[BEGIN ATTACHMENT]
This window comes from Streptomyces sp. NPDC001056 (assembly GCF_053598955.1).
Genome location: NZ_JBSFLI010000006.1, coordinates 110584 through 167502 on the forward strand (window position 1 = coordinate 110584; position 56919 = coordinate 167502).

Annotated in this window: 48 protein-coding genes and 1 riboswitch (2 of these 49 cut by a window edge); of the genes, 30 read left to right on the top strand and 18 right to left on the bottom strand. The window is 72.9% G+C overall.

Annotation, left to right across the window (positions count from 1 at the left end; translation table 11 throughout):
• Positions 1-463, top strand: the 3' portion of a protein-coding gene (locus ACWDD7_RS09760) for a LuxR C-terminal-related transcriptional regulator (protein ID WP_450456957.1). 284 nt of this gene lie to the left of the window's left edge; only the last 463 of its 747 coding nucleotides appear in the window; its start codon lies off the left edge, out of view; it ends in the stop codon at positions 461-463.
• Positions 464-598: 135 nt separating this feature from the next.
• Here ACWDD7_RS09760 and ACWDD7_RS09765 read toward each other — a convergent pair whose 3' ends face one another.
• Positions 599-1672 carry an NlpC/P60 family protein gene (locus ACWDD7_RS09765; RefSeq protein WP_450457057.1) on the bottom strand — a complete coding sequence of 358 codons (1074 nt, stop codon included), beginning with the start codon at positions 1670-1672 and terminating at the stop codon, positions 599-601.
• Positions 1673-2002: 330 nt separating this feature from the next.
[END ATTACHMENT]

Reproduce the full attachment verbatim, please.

This window comes from Streptomyces sp. NPDC001056 (assembly GCF_053598955.1).
Genome location: NZ_JBSFLI010000006.1, coordinates 110584 through 167502 on the forward strand (window position 1 = coordinate 110584; position 56919 = coordinate 167502).

Annotated in this window: 48 protein-coding genes and 1 riboswitch (2 of these 49 cut by a window edge); of the genes, 30 read left to right on the top strand and 18 right to left on the bottom strand. The window is 72.9% G+C overall.

Annotation, left to right across the window (positions count from 1 at the left end; translation table 11 throughout):
• Positions 1-463, top strand: the 3' portion of a protein-coding gene (locus ACWDD7_RS09760) for a LuxR C-terminal-related transcriptional regulator (protein ID WP_450456957.1). 284 nt of this gene lie to the left of the window's left edge; only the last 463 of its 747 coding nucleotides appear in the window; its start codon lies off the left edge, out of view; it ends in the stop codon at positions 461-463.
• Positions 464-598: 135 nt separating this feature from the next.
• Here ACWDD7_RS09760 and ACWDD7_RS09765 read toward each other — a convergent pair whose 3' ends face one another.
• Positions 599-1672 carry an NlpC/P60 family protein gene (locus ACWDD7_RS09765; RefSeq protein WP_450457057.1) on the bottom strand — a complete coding sequence of 358 codons (1074 nt, stop codon included), beginning with the start codon at positions 1670-1672 and terminating at the stop codon, positions 599-601.
• Positions 1673-2002: 330 nt separating this feature from the next.